'Finders, keepers' mining law makes everyone richer
In her address to the Minerals Council, Prime Minister Julia Gillard said: "You don't own the minerals. I don't own the minerals. Governments only sell you the right to mine the resource. A resource we hold in trust for a sovereign people. They own it and they deserve their share."
There are two issues here. The first is legal. The ownership of minerals is vested in state governments, not the Commonwealth. And all state governments' mining laws say words like the "lessee of a mining lease owns all minerals lawfully mined from the land under the mining lease".
Even more important than the property rights enshrined in our state laws and states rights enshrined in our Constitution is that our existing mining laws have been developed to enable the nation as a whole to obtain the maximum benefit from its mineral endowment.
This means first discovering the minerals we have. Minerals, until they are discovered, represent wealth that does not yet exist, rather like an uninvented iPad or other item of high technology.
Unless someone has an incentive to discover them, income-enhancing hidden mineral deposits, like new technologies, will remain dormant, or at least be developed much more slowly and at higher cost than would occur if the ownership is vested in the discoverer or inventor.
And, if having discovered something, a firm then has to negotiate a royalty or some other special payment with the government, it would be doing so at a severe disadvantage. The government would cherry-pick the successes and extract punitive payments from them, leaving a pungent message to all explorers and severely reducing the amount of exploration activity.
If we tell explorers that they don't automatically own the wealth they have discovered on exploration leases they have been granted, ownership becomes conditional on what the sovereign people's representatives decide.
This introduces a massive disincentive to search and would severely reduce, if not destroy, most mining activity over time.
It could be that the government decides it will itself take on this entrepreneurial exploration role. But if it does so it will not be as efficient as private-sector explorers or developers. We will have less mining activity and reduced wealth.
The basic understanding under which mineral extraction law operates is therefore "finders, keepers". An explorer obtains a licence to discover minerals and in return has to make regular reports on the findings which then become publicly available. Subsequent searchers can build on this information. The exploration lease holder has to progressively surrender parts of the lease to forestall "real-estating", ie, waiting for someone else to discover something and thereby reveal undiscovered wealth on his or her own lease. Part of the deal with the government as lease granter is that development of a valuable resource can't be deferred indefinitely.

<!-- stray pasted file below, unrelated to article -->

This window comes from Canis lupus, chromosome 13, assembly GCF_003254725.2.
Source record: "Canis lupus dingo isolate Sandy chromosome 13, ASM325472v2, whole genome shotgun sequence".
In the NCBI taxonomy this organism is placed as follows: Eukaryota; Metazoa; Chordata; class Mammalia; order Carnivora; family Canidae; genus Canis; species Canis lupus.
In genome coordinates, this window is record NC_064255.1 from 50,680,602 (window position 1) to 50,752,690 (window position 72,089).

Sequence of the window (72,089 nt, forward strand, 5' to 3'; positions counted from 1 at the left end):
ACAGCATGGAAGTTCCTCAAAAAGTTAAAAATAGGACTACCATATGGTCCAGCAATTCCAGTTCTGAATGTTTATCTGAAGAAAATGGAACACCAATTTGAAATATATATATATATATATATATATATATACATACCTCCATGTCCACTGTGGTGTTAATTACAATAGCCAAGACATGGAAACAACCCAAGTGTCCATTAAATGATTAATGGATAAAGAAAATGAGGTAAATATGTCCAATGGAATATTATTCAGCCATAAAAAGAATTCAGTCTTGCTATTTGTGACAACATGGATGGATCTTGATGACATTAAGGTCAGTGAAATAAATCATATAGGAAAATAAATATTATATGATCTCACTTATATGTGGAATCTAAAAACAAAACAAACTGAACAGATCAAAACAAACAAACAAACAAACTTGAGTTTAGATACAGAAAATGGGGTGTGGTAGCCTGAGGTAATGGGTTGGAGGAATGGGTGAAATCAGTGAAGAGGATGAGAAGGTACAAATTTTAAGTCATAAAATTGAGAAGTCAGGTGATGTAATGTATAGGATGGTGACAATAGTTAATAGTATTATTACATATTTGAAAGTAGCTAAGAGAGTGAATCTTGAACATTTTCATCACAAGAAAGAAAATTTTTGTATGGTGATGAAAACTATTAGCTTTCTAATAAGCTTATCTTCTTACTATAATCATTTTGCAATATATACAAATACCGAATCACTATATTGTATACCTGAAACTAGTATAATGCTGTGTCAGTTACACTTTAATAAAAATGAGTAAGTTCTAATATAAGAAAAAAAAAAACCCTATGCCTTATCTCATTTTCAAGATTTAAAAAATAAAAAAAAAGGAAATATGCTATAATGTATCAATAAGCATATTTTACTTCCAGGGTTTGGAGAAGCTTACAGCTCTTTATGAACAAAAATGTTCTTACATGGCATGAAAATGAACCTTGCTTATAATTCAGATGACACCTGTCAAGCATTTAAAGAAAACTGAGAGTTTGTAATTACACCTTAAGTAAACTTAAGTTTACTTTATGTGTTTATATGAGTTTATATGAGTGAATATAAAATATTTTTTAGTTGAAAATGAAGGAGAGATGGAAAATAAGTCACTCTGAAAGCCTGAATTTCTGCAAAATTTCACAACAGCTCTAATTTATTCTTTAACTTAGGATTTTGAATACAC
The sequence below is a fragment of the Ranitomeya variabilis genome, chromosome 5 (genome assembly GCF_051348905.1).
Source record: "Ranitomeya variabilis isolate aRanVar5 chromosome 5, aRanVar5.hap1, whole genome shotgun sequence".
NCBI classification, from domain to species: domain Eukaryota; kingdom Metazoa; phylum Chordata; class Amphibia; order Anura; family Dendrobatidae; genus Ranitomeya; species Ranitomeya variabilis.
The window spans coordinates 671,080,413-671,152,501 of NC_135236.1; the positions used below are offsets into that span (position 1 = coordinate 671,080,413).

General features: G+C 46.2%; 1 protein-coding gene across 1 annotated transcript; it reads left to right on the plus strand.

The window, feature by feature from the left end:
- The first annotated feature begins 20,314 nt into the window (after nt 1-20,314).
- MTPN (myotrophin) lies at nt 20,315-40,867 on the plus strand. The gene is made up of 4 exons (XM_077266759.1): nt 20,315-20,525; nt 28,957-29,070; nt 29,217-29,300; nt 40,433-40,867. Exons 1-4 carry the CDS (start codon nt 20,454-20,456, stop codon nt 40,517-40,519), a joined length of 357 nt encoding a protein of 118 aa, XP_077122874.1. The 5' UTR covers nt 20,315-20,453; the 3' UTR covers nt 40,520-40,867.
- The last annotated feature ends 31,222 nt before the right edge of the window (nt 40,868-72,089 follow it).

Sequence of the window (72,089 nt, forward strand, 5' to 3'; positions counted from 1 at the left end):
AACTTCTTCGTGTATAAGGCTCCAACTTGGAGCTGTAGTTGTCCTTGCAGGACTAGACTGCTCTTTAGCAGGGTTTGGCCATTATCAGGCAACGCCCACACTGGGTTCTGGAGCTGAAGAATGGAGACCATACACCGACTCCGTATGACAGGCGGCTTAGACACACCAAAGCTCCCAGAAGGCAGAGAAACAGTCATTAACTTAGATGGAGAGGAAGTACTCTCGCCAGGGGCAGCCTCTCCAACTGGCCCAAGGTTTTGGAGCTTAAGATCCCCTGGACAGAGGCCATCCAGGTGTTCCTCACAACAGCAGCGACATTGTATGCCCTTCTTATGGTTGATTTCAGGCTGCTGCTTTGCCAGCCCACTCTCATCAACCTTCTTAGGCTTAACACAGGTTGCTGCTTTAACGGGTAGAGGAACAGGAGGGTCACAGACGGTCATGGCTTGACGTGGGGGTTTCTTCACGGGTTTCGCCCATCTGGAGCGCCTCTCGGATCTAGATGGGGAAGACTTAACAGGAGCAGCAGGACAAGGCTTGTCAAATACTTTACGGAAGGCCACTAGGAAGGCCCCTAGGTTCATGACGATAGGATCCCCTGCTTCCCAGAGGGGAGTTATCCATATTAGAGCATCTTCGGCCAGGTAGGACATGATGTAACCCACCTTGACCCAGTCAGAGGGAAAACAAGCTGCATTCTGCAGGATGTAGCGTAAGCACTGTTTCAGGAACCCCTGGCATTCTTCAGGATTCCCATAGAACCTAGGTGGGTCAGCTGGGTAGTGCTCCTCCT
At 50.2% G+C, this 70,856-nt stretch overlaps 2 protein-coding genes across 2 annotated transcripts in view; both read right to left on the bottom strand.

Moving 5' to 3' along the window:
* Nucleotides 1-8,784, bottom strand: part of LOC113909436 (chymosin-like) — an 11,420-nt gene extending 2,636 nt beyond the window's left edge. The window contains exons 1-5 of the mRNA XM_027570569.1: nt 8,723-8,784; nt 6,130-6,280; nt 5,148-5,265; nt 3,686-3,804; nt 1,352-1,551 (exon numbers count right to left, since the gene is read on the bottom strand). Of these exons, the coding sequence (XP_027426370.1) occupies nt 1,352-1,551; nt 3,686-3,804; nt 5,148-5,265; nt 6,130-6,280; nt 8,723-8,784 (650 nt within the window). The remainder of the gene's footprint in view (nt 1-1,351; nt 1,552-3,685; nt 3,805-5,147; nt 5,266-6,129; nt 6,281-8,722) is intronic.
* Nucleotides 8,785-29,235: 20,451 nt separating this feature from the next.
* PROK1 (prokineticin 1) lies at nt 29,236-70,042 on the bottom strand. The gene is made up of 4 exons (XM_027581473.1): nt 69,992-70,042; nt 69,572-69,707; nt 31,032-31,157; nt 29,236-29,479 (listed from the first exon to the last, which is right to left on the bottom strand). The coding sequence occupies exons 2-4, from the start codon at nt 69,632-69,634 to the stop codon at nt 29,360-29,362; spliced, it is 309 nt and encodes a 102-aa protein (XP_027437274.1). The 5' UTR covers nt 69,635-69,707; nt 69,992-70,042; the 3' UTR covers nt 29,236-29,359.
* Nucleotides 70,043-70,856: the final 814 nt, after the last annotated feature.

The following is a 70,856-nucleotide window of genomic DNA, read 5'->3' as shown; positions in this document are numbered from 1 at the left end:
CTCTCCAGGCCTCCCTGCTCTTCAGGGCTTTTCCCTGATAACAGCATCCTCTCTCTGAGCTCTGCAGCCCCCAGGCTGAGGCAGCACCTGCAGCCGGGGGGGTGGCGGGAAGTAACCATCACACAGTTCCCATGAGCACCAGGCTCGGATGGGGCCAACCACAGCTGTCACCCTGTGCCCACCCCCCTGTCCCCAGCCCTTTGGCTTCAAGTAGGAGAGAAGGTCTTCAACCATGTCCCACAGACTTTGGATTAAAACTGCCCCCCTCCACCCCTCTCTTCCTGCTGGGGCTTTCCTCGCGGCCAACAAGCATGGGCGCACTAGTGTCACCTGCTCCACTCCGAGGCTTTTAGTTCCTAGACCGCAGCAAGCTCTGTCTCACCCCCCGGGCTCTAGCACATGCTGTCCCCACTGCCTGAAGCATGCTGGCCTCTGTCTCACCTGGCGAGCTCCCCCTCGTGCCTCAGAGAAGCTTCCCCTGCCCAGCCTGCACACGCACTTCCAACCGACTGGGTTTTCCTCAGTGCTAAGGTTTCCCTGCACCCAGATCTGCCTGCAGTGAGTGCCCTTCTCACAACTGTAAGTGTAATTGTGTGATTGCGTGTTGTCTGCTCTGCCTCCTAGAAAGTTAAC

If a valuable mineral deposit is discovered it becomes the property of the finder subject to, theoretically, known and fixed royalties to the state (and of course, income tax). Some miners are skilled or lucky and make a considerable profit from their finds. But it is an open-access industry and over time the average profitability of mining is much the same as industry in general.
Search activity is further encouraged by the absence of mineral rights by the surface owner. If the surface owner has the mineral rights, as is the case in many countries, the landowner becomes a beneficiary from successful search activity to which he may have contributed nothing. This would create windfall gains at the expense of the searcher. It must result in diminished search activity because the landowner's good fortune is at the expense of the parties undertaking the expense of search activity.
Mining law has evolved for conditions under which there is little publicly known about the area being searched. Once an area's mineral wealth is well known, as is the case with coal reserves in the eastern states, a different approach recommends itself.
If proving up valuable deposits and subsequently extracting them is relatively straightforward, there may well be a scramble for exploration leases. In that case, efficiency suggests that the best approach is to auction the right to search and benefit from any findings. In most of Australia, an auction for mineral leases would not bring a positive bid.
But these are subtleties to the rules required for an efficient mining industry. Those rules involve secure property rights following on a discovery and no additional taxation once a valued deposit is found. If the government decides it will require higher shares for the "community" it needs to do so in a non-retrospective manner.
And it needs to do so in recognition that this will result in lower exploration activity and lower future income levels.
Unfortunately, not only does the Prime Minister appear to have been badly advised on mining law but in her taxation and regulatory approaches to business she seldom seems to recognise that imposing increased costs adversely affects profitability and future levels of activity and income.